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The Mac-with-Touchscreen Argument Revisited

Just the other day, I read an article from a somewhat confused pundit that started with some accurate statements. But it then went off the rails.

So it correctly pointed out that Mac sales were up in the March quarter, whereas Microsoft Surface declined. This despite the arrival of the $2,999.99 Surface Studio all-in-one, a touchscreen-based PC that the critics claimed that Apple should emulate.

Things start to go astray in this article when the reader was informed that PCs with touchscreens are the only success stories on the Windows platform. This is the sort of claim that’s difficult to pin down, because PC makers don’t routinely break down sales by model or model configuration. The percentage of machines with touchscreens may indeed be higher as a product mix, so therefore you’d think they are more popular. But most people buy the cheaper models that don’t offer such extras.

Besides, I’ve read other reports claiming that 2-in-1 PCs aren’t doing so well, perhaps because they are more expensive, and that’s not where the market has moved.

The trip down the rabbit hole continues as the blogger suggests that people prefer touchscreens, based on a survey of — well, no survey at all. That a PC has a touchscreen doesn’t mean its user routinely takes advantage of the feature. Some may try it and confront the reality that it’s not a terribly comfortable use of a traditional notebook or computer display.

All, right, I didn’t take a survey either. But I have a 27-inch iMac, which would be very close to the 28-inch Surface Studio. Now my computer doesn’t have a touchscreen, obviously, but when I raise my hand to touch the display, the movement is not very comfortable. I imagine the impact of doing it hundreds of times a day and wonder whether I’ll get used to it, or whether it’ll just put stress on my aging limbs.

I suspect the latter.

Now Apple has claimed that putting a touchscreen on a Mac is akin to combining a refrigerator with a toaster oven. In other words, it’s a bad mix. The critics will allege that Apple doesn’t know what it’s doing, or has adopted a political posture that doesn’t recognize real market conditions.

To muddy the waters, an iPad that uses a keyboard case can be set up as a notebook with a — touchscreen. So is Apple just playing games with us? Personally, I’d prefer a keyboard case that offers a more familiar trackpad, so you can indeed skip the need to use trackpad mode on the iPad’s touchscreen. Indeed, I found a discussion thread at Apple where some iPad users suggested that Apple produce a Smart Keyboard with a trackpad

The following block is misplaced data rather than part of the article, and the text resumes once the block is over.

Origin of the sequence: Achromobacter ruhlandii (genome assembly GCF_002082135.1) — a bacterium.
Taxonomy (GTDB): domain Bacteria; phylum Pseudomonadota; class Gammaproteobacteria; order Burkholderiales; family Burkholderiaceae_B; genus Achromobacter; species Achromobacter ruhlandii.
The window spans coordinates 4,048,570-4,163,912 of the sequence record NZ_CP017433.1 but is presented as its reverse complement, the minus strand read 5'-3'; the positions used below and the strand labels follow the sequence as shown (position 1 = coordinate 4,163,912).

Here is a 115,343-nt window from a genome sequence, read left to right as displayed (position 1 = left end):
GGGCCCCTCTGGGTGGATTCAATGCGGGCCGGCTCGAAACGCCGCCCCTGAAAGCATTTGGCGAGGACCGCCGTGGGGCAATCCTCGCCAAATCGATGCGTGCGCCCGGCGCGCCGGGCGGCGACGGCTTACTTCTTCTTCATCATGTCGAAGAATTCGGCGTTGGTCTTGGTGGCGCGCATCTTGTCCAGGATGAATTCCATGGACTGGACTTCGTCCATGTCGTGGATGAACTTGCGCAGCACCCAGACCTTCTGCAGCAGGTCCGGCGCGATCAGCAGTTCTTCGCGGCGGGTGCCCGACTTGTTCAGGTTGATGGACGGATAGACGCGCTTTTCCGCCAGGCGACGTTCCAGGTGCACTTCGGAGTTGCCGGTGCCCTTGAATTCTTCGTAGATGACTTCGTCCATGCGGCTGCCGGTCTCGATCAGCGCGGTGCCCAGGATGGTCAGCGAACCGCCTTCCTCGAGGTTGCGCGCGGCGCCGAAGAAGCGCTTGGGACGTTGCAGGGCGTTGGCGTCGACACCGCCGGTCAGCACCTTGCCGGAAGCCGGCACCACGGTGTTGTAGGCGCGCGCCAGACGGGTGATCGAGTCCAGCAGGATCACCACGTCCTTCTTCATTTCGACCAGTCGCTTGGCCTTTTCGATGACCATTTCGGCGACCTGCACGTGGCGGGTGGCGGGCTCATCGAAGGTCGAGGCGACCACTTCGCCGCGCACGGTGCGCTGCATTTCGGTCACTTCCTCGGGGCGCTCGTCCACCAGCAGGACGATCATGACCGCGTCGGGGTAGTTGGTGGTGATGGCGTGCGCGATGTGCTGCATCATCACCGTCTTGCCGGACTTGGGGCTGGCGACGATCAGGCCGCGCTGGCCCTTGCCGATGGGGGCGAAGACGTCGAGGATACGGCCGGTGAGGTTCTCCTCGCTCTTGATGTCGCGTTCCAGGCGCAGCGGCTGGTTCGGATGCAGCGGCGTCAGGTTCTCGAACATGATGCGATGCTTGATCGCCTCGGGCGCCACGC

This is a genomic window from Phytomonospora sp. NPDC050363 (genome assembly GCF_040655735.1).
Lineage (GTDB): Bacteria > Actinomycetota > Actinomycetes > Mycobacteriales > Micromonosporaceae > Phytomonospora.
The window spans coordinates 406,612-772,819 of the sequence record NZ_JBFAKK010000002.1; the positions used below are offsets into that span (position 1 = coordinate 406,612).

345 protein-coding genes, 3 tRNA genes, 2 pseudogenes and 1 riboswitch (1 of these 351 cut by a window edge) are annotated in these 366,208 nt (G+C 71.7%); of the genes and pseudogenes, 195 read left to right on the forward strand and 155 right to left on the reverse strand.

You can certainly buy them from third parties, though I can’t attest to how well they work. But if Apple expects us to take their objections to touchscreen-based notebooks seriously, this is a move they should consider. Of course, it would mean that the Smart Keyboard would have to be redesigned to accommodate this additional feature, maybe with a slide-out piece to provide the additional depth required.

None of this means that Apple wouldn’t find a way to deliver a 2-in-1 Mac, and make the excuse that they’ve somehow solved the problems that presently afflict such designs. For now, the MacBook Pro’s Touch Bar may be the closest we’ll get. But the main point is whether reaching up to execute an input command makes more sense — or as much sense — as a Touch Bar and a trackpad.

Although I use a trackpad on my MacBook Pro, I still prefer a mouse. All right, I did work with the original Kensington Turbo Mouse trackball for a few months. I approached it with dedication and took it to the office during that period. I remember, once, visiting Kensington’s former New York City headquarters for replacement of a broken switch.

I continued using the Turbo Mouse until one day I woke up and decided it wasn’t, to me, as comfortable as a regular mouse. It appeared to place more stress on my busy fingers. So I returned to the mouse and never looked back. Well, except for those original PowerBooks, which also had trackballs. But Apple also decided it had a better idea, so, in 1994, they introduced a trackpad on the PowerBook 500.

That said, I notice that Kensington is still selling a version of the Turbo Mouse, known as Expert Mouse, plus a few other trackballs bearing the SlimBlade and Orbit brands.

In any case, I suppose you could cite Apple’s arguments that the 4-inch iPhone was a better fit than a smartphone with a larger display as an example of the company’s ability to change. The smaller-is-better approach worked until it didn’t. The iPhone 6 and the iPhone 6 Plus were hugely successful. Sure, maybe they are somewhat more awkward to handle, but that didn’t stop Apple from recognizing reality. But Apple also built the iPhone SE because there is a segment of customers that didn’t want larger handsets.

So even if Apple went with a 2-in-1 Mac — and I doubt it’ll happen — that move wouldn’t force you to ever use its touchscreen feature.